Modes 1 and 2:



Modes 5 and 6


Once a prototype has been built, it is usual to measure the natural frequencies and mode shapes for a system. This is done by attaching a number of accelerometers to the system, and then hitting it with a hammer (this is usually a regular rubber tipped hammer, but vibration consultants like to call them `impulse hammers’ so they can charge more for their services). By trial and error, one can find a spot to hit the device so as to excite each mode of vibration independent of any other. You can tell when you have found such a spot, because the whole system vibrates harmonically. The natural frequency and mode shape of each vibration mode is then determined from the accelerometer readings.

Impulse hammer tests can even be used on big structures like bridges or buildings – but you need a big hammer. In a recent test on a new cable stayed bridge in France, the bridge was excited by first attaching a barge to the center span with a high strength cable; then the cable was tightened to raise the barge part way out of the water; then, finally, the cable was released rapidly to set the bridge vibrating.



6.6 Calculating natural frequencies for 1DOF conservative systems

In light of the discussion in the preceding section, we clearly need some way to calculate natural frequencies for mechanical systems. We do not have time in this course to discuss more than the very simplest mechanical systems. We will therefore show you some tricks for calculating natural frequencies of 1DOF, conservative, systems. It is best to do this by means of examples.


Example 1: A linear system.

Calculate the natural frequency of vibration for the system shown below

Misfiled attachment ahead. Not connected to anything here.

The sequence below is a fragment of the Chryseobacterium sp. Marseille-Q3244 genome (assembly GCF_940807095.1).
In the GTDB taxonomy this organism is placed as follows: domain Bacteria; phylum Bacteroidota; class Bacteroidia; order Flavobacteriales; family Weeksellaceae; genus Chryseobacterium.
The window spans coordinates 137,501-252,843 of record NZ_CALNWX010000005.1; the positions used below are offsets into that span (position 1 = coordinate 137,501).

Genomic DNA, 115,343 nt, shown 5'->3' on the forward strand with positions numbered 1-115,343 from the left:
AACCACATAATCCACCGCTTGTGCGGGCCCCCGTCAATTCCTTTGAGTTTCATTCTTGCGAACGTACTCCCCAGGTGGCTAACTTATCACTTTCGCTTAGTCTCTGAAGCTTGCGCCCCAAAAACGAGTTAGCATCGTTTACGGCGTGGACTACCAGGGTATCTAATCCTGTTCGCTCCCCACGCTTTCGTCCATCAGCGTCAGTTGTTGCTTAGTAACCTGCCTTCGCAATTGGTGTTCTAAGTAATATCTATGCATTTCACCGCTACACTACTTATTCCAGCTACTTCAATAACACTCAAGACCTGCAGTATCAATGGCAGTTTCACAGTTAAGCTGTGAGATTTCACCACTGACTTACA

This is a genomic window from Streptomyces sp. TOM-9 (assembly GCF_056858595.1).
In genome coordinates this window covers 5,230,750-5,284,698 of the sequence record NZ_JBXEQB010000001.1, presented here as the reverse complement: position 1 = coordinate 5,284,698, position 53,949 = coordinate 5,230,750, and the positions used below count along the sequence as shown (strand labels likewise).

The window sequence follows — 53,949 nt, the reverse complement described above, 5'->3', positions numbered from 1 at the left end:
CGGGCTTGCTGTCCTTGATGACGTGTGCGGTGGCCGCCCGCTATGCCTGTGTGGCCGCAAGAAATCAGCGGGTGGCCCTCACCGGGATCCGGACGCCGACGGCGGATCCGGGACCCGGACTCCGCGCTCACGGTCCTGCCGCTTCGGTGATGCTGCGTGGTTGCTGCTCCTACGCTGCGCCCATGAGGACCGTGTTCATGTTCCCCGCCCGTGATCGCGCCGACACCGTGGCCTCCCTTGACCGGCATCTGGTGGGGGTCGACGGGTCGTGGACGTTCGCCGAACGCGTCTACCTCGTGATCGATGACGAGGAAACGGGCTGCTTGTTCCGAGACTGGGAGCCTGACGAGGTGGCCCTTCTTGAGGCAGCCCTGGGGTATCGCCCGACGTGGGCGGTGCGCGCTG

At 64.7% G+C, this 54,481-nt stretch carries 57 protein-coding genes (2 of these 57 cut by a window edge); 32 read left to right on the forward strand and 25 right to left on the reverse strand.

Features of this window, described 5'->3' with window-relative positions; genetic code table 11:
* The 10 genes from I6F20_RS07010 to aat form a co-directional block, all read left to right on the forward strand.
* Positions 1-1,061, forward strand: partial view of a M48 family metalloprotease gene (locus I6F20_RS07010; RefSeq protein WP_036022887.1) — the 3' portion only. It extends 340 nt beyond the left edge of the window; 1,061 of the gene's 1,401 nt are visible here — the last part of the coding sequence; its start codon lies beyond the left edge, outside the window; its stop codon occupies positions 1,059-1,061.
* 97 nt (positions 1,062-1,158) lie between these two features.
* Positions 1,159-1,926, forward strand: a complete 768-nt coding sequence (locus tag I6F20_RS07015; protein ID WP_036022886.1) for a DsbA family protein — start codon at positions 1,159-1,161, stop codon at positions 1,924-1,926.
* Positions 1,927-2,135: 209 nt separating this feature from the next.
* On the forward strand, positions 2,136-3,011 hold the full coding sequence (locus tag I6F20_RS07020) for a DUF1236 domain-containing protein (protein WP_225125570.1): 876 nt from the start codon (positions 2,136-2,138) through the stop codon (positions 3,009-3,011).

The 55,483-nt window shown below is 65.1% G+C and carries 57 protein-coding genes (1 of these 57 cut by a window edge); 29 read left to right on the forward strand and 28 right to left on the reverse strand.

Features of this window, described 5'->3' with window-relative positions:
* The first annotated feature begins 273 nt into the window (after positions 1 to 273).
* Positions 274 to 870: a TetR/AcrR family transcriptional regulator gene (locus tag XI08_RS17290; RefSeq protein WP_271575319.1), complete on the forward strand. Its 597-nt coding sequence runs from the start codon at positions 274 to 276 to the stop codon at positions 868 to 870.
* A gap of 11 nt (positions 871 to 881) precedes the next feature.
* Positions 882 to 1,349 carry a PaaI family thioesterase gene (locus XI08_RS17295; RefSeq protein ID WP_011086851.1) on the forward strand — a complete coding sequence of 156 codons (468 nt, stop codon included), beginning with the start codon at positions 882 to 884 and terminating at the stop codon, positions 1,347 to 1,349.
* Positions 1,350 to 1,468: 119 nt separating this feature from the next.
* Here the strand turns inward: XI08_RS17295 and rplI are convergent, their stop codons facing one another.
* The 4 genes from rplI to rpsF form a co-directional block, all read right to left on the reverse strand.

Assume that the cylinder rolls without slip on the wedge.

Our first objective is to get an equation of motion for s. We do this by writing down the potential and kinetic energies of the system in terms of s.

The potential energy is easy:

The first term represents the energy in the spring, while second term accounts for the gravitational potential energy.

The kinetic energy is slightly more tricky. Note that the magnitude of the angular velocity of the disk is related to the magnitude of its translational velocity by

Thus, the combined rotational and translational kinetic energy follows as

Now, note that since our system is conservative

Differentiate our expressions for T and V to see that

The last equation is almost in one of the standard forms given on the list of solutions, except that the right hand side is not zero. There is a trick to dealing with this problem – simply subtract the constant right hand side from s, and call the result x. (This only works if the right hand side is a constant, of course). Thus let

and substitute into the equation of motion:

This is now in the form

and by comparing this with our equation we see that the natural frequency of vibration is


Summary of procedure for calculating natural frequencies:

Example 2: A nonlinear system.

We will illustrate the procedure with a second example, which will demonstrate another useful trick.

Find the natural frequency of vibration for a pendulum, shown below.

We will idealize the mass as a particle, to keep things simple.

We will follow the steps outlined earlier:

(1) We describe the motion using the angle

(2) We write down T and V:

(3) Differentiate with respect to time:

(4) Arrange the EOM into standard form. Houston, we have a problem. There is no way this equation can be arranged into standard form. This is because the equation is nonlinear ( is a nonlinear function of ). There is, however, a way to deal with this problem. We will show what needs to be done, summarizing the general steps as we go along.



We follow the same procedure as before.

The potential and kinetic energies of the system are


Once again, we have found a nonlinear equation of motion. This time we know what to do. We are told to find natural frequency of oscillation about , so we don’t need to solve for the equilibrium configurations this time. We set , with and substitute back into the equation of motion:

Now, expand all the nonlinear terms (it is OK to do them one at a time and then multiply everything out. You can always throw away all powers of x greater than one as you do so)

We now have an equation in standard form, and can read off the natural frequency

Question: what happens for ?